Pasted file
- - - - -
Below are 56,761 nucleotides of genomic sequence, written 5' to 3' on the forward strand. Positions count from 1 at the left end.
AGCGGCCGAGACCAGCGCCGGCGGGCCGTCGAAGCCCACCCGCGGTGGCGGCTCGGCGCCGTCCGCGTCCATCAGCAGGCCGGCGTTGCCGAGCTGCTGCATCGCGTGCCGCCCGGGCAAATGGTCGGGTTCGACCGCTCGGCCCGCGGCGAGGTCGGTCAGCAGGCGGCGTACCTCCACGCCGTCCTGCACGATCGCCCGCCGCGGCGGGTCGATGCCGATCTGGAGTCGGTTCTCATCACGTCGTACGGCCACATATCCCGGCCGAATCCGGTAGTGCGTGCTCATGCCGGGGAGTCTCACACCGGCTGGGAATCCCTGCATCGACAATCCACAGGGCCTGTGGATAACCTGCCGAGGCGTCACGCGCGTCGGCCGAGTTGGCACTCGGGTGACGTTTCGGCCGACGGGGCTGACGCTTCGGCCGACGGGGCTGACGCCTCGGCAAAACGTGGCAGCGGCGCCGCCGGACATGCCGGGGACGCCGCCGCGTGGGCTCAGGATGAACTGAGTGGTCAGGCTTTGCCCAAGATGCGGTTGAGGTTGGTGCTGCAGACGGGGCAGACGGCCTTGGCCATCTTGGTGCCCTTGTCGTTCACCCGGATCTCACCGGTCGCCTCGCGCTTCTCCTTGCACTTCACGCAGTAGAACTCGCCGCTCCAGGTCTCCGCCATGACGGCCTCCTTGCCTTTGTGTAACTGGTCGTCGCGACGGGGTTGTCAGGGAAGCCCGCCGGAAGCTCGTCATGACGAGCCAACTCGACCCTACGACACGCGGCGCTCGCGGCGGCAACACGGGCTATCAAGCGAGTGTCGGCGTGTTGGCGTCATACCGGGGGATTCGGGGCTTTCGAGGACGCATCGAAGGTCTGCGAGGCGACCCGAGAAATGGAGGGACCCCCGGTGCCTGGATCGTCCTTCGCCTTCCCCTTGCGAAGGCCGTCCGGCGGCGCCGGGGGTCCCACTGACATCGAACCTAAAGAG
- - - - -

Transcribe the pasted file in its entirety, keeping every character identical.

Below are 56,761 nucleotides of genomic sequence, written 5' to 3' on the forward strand. Positions count from 1 at the left end.
AGCGGCCGAGACCAGCGCCGGCGGGCCGTCGAAGCCCACCCGCGGTGGCGGCTCGGCGCCGTCCGCGTCCATCAGCAGGCCGGCGTTGCCGAGCTGCTGCATCGCGTGCCGCCCGGGCAAATGGTCGGGTTCGACCGCTCGGCCCGCGGCGAGGTCGGTCAGCAGGCGGCGTACCTCCACGCCGTCCTGCACGATCGCCCGCCGCGGCGGGTCGATGCCGATCTGGAGTCGGTTCTCATCACGTCGTACGGCCACATATCCCGGCCGAATCCGGTAGTGCGTGCTCATGCCGGGGAGTCTCACACCGGCTGGGAATCCCTGCATCGACAATCCACAGGGCCTGTGGATAACCTGCCGAGGCGTCACGCGCGTCGGCCGAGTTGGCACTCGGGTGACGTTTCGGCCGACGGGGCTGACGCTTCGGCCGACGGGGCTGACGCCTCGGCAAAACGTGGCAGCGGCGCCGCCGGACATGCCGGGGACGCCGCCGCGTGGGCTCAGGATGAACTGAGTGGTCAGGCTTTGCCCAAGATGCGGTTGAGGTTGGTGCTGCAGACGGGGCAGACGGCCTTGGCCATCTTGGTGCCCTTGTCGTTCACCCGGATCTCACCGGTCGCCTCGCGCTTCTCCTTGCACTTCACGCAGTAGAACTCGCCGCTCCAGGTCTCCGCCATGACGGCCTCCTTGCCTTTGTGTAACTGGTCGTCGCGACGGGGTTGTCAGGGAAGCCCGCCGGAAGCTCGTCATGACGAGCCAACTCGACCCTACGACACGCGGCGCTCGCGGCGGCAACACGGGCTATCAAGCGAGTGTCGGCGTGTTGGCGTCATACCGGGGGATTCGGGGCTTTCGAGGACGCATCGAAGGTCTGCGAGGCGACCCGAGAAATGGAGGGACCCCCGGTGCCTGGATCGTCCTTCGCCTTCCCCTTGCGAAGGCCGTCCGGCGGCGCCGGGGGTCCCACTGACATCGAACCTAAAGAG